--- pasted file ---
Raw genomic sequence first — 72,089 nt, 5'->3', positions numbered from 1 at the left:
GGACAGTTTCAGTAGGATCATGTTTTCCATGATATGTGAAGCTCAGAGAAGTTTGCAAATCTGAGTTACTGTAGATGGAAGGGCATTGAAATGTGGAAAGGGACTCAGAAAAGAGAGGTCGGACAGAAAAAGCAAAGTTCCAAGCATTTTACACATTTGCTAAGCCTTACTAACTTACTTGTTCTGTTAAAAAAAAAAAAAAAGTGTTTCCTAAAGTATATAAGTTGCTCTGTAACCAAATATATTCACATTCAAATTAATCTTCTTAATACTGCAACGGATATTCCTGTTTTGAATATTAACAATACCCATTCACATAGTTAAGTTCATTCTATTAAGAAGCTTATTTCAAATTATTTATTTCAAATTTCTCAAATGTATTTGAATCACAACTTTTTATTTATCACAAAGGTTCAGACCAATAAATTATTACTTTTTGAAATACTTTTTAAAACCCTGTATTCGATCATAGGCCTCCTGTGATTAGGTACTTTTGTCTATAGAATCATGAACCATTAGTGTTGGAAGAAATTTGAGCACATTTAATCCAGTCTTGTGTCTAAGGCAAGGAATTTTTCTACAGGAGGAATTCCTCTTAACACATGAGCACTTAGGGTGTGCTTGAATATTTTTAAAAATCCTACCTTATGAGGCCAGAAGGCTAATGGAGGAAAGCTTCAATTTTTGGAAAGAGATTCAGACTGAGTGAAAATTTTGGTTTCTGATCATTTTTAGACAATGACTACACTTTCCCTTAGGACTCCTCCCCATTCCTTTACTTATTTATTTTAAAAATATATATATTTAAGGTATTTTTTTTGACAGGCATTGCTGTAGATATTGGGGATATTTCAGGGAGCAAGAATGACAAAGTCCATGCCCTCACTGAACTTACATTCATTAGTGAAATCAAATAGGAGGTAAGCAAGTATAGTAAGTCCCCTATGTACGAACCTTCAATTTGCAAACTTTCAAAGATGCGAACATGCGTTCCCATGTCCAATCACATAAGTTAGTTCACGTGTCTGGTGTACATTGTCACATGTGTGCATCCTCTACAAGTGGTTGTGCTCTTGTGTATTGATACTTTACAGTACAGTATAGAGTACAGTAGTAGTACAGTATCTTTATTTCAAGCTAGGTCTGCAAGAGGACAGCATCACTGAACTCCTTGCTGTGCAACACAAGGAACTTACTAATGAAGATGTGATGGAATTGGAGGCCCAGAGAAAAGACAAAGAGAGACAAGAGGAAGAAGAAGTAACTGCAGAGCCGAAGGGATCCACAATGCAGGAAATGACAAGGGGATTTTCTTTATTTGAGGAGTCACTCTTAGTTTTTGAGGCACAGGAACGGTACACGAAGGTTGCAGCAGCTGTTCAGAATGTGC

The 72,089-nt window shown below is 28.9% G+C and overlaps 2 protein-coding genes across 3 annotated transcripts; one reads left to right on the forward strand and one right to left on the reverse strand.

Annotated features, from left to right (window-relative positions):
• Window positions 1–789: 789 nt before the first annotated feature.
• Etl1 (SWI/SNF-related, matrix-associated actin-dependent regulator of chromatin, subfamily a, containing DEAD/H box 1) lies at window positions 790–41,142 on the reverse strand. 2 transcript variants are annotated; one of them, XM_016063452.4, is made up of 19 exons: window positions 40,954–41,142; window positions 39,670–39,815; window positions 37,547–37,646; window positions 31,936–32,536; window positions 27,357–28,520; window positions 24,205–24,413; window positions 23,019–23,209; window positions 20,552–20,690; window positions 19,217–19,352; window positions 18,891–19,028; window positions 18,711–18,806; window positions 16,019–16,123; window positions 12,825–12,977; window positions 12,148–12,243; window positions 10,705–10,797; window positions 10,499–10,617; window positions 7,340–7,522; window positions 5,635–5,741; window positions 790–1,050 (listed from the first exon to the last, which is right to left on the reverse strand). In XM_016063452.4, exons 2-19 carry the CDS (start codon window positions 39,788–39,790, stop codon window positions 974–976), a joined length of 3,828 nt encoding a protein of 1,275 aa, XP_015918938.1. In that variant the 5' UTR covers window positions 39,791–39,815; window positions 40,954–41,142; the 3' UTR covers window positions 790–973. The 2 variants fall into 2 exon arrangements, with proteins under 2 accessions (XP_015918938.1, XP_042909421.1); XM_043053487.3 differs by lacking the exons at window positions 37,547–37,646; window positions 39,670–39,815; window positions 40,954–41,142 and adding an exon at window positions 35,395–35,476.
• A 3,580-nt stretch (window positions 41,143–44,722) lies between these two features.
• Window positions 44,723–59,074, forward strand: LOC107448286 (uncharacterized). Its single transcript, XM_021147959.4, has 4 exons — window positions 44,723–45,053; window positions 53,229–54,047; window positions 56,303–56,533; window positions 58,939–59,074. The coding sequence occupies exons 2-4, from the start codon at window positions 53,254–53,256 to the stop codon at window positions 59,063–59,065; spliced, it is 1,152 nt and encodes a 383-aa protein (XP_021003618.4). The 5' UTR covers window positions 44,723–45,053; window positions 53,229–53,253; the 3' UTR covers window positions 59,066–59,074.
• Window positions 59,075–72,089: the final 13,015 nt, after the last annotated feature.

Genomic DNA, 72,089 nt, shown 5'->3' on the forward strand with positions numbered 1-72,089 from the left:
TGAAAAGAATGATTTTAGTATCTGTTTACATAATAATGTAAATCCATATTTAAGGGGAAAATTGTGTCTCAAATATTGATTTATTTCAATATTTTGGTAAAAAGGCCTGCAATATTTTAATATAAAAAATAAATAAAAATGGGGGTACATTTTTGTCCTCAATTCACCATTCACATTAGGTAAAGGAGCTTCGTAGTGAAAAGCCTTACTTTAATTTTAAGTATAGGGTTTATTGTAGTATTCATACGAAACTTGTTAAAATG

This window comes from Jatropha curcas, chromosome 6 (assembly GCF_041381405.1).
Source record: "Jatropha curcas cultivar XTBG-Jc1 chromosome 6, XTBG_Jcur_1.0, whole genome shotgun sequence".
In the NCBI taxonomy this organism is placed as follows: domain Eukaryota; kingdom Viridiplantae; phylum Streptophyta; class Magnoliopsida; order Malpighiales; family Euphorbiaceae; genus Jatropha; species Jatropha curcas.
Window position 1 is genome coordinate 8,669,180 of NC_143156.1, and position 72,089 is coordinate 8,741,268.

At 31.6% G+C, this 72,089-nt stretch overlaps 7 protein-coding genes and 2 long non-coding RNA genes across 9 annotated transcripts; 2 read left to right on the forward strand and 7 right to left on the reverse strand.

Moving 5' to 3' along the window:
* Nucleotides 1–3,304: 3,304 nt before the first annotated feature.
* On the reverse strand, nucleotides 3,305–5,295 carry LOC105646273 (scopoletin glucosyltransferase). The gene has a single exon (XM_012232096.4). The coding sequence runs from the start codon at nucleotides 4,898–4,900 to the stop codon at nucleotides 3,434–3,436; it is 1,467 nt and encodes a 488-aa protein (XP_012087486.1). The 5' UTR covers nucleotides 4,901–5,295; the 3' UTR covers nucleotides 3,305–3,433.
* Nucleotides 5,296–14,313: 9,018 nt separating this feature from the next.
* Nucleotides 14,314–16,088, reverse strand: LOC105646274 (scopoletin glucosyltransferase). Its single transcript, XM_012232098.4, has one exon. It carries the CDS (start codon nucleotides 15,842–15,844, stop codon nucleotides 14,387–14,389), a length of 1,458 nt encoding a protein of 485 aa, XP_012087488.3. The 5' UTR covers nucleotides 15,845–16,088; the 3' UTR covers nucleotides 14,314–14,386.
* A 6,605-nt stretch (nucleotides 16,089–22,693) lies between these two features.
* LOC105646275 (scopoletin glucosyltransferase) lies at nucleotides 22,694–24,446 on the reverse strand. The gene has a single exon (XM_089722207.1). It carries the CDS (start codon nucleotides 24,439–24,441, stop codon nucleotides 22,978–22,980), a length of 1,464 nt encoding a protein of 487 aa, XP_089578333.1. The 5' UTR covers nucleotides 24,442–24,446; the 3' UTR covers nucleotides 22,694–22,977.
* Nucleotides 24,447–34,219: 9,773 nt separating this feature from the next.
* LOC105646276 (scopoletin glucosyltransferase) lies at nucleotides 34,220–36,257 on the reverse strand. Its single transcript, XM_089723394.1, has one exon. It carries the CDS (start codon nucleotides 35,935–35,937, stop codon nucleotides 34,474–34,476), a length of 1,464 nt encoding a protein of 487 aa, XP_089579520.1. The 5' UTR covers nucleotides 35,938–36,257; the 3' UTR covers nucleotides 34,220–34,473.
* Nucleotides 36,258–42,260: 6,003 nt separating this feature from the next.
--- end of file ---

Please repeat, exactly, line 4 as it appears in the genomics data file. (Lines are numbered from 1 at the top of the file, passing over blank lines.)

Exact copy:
Annotated features, from left to right (window-relative positions):